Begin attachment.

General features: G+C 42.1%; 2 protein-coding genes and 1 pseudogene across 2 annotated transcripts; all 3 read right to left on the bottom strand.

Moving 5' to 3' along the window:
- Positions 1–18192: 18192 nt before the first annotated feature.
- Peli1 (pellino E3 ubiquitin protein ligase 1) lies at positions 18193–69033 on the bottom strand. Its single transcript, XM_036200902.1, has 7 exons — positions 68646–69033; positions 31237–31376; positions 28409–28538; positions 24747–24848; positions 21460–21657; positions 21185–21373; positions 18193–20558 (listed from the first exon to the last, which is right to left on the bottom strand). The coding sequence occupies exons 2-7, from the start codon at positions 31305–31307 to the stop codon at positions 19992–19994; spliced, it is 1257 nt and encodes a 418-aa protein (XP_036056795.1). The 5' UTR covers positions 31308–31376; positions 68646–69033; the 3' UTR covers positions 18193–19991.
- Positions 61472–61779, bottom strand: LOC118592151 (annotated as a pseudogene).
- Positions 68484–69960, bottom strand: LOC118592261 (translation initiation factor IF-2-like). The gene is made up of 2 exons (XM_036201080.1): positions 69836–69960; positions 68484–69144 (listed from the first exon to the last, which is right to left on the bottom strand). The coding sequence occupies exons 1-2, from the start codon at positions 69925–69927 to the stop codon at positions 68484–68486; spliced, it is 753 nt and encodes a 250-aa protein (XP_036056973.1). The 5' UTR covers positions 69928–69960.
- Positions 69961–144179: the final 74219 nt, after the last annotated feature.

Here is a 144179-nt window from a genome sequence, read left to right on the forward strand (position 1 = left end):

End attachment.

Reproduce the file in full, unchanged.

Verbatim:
General features: G+C 42.1%; 2 protein-coding genes and 1 pseudogene across 2 annotated transcripts; all 3 read right to left on the bottom strand.

Moving 5' to 3' along the window:
- Positions 1–18192: 18192 nt before the first annotated feature.
- Peli1 (pellino E3 ubiquitin protein ligase 1) lies at positions 18193–69033 on the bottom strand. Its single transcript, XM_036200902.1, has 7 exons — positions 68646–69033; positions 31237–31376; positions 28409–28538; positions 24747–24848; positions 21460–21657; positions 21185–21373; positions 18193–20558 (listed from the first exon to the last, which is right to left on the bottom strand). The coding sequence occupies exons 2-7, from the start codon at positions 31305–31307 to the stop codon at positions 19992–19994; spliced, it is 1257 nt and encodes a 418-aa protein (XP_036056795.1). The 5' UTR covers positions 31308–31376; positions 68646–69033; the 3' UTR covers positions 18193–19991.
- Positions 61472–61779, bottom strand: LOC118592151 (annotated as a pseudogene).
- Positions 68484–69960, bottom strand: LOC118592261 (translation initiation factor IF-2-like). The gene is made up of 2 exons (XM_036201080.1): positions 69836–69960; positions 68484–69144 (listed from the first exon to the last, which is right to left on the bottom strand). The coding sequence occupies exons 1-2, from the start codon at positions 69925–69927 to the stop codon at positions 68484–68486; spliced, it is 753 nt and encodes a 250-aa protein (XP_036056973.1). The 5' UTR covers positions 69928–69960.
- Positions 69961–144179: the final 74219 nt, after the last annotated feature.

Here is a 144179-nt window from a genome sequence, read left to right on the forward strand (position 1 = left end):